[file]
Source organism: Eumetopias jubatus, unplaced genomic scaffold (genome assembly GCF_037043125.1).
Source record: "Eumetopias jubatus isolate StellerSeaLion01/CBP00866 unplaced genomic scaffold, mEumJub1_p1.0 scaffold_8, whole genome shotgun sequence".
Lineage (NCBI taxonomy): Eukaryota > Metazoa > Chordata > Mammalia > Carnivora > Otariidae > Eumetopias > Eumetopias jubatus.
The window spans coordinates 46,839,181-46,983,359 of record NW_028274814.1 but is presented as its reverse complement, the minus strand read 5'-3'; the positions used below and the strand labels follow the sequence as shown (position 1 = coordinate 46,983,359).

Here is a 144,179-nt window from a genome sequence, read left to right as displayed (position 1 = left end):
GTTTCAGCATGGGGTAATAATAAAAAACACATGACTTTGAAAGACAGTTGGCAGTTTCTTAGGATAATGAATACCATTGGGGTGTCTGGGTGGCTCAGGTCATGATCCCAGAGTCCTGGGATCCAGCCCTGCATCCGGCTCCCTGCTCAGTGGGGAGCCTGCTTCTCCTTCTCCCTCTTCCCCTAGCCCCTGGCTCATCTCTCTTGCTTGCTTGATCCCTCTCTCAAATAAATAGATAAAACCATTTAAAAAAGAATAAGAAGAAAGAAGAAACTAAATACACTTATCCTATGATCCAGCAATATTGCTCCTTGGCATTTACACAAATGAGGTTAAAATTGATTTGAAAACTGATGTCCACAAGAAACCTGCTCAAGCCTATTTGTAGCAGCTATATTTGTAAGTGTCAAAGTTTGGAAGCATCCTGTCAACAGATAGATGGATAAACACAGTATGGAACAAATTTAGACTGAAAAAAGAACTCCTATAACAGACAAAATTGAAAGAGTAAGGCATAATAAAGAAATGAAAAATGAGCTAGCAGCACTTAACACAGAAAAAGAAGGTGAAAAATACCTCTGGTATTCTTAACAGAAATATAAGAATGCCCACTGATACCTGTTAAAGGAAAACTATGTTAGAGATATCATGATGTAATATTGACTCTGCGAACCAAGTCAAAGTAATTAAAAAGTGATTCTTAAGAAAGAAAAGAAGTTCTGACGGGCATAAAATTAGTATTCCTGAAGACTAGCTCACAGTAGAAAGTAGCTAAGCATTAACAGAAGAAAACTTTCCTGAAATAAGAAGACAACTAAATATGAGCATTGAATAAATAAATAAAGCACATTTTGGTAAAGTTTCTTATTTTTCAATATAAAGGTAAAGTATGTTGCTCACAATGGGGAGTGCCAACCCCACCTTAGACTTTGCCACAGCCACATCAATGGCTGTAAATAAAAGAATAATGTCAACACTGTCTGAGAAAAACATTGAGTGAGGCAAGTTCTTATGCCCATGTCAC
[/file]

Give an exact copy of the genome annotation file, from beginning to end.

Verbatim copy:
Source organism: Eumetopias jubatus, unplaced genomic scaffold (genome assembly GCF_037043125.1).
Source record: "Eumetopias jubatus isolate StellerSeaLion01/CBP00866 unplaced genomic scaffold, mEumJub1_p1.0 scaffold_8, whole genome shotgun sequence".
Lineage (NCBI taxonomy): Eukaryota > Metazoa > Chordata > Mammalia > Carnivora > Otariidae > Eumetopias > Eumetopias jubatus.
The window spans coordinates 46,839,181-46,983,359 of record NW_028274814.1 but is presented as its reverse complement, the minus strand read 5'-3'; the positions used below and the strand labels follow the sequence as shown (position 1 = coordinate 46,983,359).

Here is a 144,179-nt window from a genome sequence, read left to right as displayed (position 1 = left end):
GTTTCAGCATGGGGTAATAATAAAAAACACATGACTTTGAAAGACAGTTGGCAGTTTCTTAGGATAATGAATACCATTGGGGTGTCTGGGTGGCTCAGGTCATGATCCCAGAGTCCTGGGATCCAGCCCTGCATCCGGCTCCCTGCTCAGTGGGGAGCCTGCTTCTCCTTCTCCCTCTTCCCCTAGCCCCTGGCTCATCTCTCTTGCTTGCTTGATCCCTCTCTCAAATAAATAGATAAAACCATTTAAAAAAGAATAAGAAGAAAGAAGAAACTAAATACACTTATCCTATGATCCAGCAATATTGCTCCTTGGCATTTACACAAATGAGGTTAAAATTGATTTGAAAACTGATGTCCACAAGAAACCTGCTCAAGCCTATTTGTAGCAGCTATATTTGTAAGTGTCAAAGTTTGGAAGCATCCTGTCAACAGATAGATGGATAAACACAGTATGGAACAAATTTAGACTGAAAAAAGAACTCCTATAACAGACAAAATTGAAAGAGTAAGGCATAATAAAGAAATGAAAAATGAGCTAGCAGCACTTAACACAGAAAAAGAAGGTGAAAAATACCTCTGGTATTCTTAACAGAAATATAAGAATGCCCACTGATACCTGTTAAAGGAAAACTATGTTAGAGATATCATGATGTAATATTGACTCTGCGAACCAAGTCAAAGTAATTAAAAAGTGATTCTTAAGAAAGAAAAGAAGTTCTGACGGGCATAAAATTAGTATTCCTGAAGACTAGCTCACAGTAGAAAGTAGCTAAGCATTAACAGAAGAAAACTTTCCTGAAATAAGAAGACAACTAAATATGAGCATTGAATAAATAAATAAAGCACATTTTGGTAAAGTTTCTTATTTTTCAATATAAAGGTAAAGTATGTTGCTCACAATGGGGAGTGCCAACCCCACCTTAGACTTTGCCACAGCCACATCAATGGCTGTAAATAAAAGAATAATGTCAACACTGTCTGAGAAAAACATTGAGTGAGGCAAGTTCTTATGCCCATGTCAC